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Re: what you read

Anthony Ciarochi wrote:

> The parts I found particularly amazing are followed by a (!).
> 1. Both Echinodorus and Cryptocoryne are marsh plants, not true aquatics (!).  
> Being marsh plants, they are unable to absorb nitrogen through their leaves, and 
> must be fertilized at the root (!).

Most members of both families grow emersed for much of their life in 
their natural habitat.  For Echinodorus in particular a lot of them will 
grow emersed in aquaria unless you have a really big tank.

I don't think that's an indication that they must be fed by root.  Purely 
terrestrial garden crops can be fertilized with foliar feeding.

> 2. Aquatic plants are only able to absorb nitrogen in the form of ammonium, and 
> are unable to metabolize either nitrite OR NITRATE (!).  The book goes on to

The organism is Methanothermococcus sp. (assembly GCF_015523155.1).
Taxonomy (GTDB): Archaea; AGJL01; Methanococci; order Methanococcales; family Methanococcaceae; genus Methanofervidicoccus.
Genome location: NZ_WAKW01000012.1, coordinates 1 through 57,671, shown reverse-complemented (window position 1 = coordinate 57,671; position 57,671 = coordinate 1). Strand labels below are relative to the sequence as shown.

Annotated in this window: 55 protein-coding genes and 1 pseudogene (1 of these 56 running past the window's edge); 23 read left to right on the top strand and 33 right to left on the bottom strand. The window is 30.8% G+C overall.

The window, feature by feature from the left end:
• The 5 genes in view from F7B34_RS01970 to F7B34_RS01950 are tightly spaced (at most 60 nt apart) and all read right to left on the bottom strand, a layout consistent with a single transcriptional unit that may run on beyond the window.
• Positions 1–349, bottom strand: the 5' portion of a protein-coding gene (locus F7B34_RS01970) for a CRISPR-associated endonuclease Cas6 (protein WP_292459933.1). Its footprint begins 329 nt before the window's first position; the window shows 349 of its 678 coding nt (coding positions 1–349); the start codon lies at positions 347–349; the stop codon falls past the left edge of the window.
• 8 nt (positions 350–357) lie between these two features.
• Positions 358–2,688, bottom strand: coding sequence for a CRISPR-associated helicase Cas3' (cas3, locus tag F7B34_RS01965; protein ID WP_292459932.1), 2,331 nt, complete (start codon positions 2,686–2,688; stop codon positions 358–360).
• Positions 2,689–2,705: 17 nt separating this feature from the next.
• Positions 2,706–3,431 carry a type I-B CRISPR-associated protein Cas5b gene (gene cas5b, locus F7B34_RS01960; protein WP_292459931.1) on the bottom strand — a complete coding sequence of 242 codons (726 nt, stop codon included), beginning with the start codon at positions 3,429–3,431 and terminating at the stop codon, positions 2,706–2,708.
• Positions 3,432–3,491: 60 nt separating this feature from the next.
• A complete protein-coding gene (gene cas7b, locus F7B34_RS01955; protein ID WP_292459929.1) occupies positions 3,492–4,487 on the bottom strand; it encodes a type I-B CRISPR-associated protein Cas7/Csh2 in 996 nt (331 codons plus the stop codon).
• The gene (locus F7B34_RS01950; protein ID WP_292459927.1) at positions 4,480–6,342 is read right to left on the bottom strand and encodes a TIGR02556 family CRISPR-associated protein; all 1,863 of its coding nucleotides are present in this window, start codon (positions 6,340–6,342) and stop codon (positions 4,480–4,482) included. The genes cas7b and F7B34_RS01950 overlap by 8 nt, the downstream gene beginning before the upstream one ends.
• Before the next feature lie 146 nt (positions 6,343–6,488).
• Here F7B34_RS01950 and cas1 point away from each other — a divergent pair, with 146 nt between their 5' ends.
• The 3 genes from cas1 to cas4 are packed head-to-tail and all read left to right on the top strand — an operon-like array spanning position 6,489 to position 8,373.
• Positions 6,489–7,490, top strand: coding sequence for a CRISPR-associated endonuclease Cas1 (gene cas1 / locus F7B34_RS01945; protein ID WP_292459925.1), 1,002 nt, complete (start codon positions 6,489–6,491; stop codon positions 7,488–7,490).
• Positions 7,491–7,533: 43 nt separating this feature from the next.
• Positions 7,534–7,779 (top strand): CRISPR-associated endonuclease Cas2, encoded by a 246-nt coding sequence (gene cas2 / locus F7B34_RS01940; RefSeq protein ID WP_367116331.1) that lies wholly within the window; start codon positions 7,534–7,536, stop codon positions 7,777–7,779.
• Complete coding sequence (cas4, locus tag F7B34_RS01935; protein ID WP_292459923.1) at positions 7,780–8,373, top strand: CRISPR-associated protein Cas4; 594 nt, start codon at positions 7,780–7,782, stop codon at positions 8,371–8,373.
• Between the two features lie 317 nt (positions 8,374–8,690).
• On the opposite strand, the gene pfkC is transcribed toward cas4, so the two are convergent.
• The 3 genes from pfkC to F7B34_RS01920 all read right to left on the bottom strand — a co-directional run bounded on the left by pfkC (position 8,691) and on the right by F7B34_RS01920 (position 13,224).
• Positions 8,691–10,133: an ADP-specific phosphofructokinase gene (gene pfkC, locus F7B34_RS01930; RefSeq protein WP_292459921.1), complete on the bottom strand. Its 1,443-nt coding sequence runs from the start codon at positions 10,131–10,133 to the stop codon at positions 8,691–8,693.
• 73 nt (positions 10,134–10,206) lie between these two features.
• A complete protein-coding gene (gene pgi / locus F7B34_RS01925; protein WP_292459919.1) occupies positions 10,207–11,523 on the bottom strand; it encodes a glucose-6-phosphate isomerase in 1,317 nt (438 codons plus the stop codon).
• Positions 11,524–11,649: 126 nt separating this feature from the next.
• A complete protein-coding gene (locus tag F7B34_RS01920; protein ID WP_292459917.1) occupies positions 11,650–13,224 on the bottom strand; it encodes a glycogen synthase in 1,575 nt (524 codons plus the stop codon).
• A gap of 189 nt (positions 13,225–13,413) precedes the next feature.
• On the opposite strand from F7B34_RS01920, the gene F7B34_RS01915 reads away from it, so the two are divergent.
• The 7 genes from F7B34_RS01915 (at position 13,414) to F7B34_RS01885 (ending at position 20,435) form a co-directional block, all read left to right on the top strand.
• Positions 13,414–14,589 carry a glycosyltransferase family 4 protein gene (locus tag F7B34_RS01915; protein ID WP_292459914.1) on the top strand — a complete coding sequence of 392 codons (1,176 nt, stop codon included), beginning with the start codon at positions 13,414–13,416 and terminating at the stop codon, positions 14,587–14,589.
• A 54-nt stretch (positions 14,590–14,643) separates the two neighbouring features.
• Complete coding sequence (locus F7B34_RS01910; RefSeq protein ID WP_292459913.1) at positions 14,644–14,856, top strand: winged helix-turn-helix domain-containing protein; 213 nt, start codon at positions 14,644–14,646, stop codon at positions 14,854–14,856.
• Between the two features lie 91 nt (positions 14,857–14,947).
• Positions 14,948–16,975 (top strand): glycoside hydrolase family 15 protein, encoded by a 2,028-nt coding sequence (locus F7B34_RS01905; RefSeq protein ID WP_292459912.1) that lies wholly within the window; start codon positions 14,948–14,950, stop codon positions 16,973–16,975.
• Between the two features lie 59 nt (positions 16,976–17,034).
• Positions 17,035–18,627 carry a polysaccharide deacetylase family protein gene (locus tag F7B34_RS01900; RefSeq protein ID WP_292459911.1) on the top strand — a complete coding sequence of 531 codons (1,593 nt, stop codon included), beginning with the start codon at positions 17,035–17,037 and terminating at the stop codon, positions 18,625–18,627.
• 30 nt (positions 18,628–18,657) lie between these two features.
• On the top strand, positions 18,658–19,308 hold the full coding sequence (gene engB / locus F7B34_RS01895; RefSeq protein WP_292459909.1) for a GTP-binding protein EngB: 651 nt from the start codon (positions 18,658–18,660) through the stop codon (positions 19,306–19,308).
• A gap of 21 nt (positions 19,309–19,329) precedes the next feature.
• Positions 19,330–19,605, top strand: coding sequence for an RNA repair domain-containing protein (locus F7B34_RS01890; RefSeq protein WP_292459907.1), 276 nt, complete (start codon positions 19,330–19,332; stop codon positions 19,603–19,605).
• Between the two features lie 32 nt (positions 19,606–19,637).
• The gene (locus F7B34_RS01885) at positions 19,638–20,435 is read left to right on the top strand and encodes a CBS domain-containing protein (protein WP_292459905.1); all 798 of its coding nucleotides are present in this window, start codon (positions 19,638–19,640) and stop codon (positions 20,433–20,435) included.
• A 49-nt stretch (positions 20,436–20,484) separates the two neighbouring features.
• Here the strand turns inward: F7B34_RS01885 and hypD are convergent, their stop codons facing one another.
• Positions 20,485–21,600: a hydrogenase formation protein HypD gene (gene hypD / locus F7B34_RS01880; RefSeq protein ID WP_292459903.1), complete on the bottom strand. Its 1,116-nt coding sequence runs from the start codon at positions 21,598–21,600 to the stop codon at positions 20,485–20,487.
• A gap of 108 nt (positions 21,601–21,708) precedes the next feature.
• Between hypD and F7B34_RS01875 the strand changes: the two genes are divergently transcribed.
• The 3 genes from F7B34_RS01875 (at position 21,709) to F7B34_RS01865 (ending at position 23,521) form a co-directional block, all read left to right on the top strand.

> state that utilization of nitrate is ONLY characteristic of terrestrial plant 
> life.  It doesn't say anything about a plant's ability to metabolize ammonia 
> (vs. ammonium), other than saying to keep pH under 7.0 so that you never have 
> any.

What I've read is that aquatic plants will use ammonia first if its
available and ignore nitrite/nitrate as long as sufficient ammonia is
available.  I've also read that terrestrial plants work in reverse, taking
in nitrate by preference over ammonia.  I don't think the difference
between ammonia and ammonium is significant. 

> 3. If nitrate builds up in the water, it will actually stunt plant growth unless 
> also accompanied by increased levels of light (!).  As a result, plants which 
> are growing vigorously under low to moderate light may suddenly stop all growth, 
> despite the addition of trace elements, etc.

The "toxicity" of nitrate is probably disputable, but plants certainly 
would need more energy to metabolize nitrate than they need to metabolize 
ammonia.  The need for more energy could mean a need for more light.

Roger Miller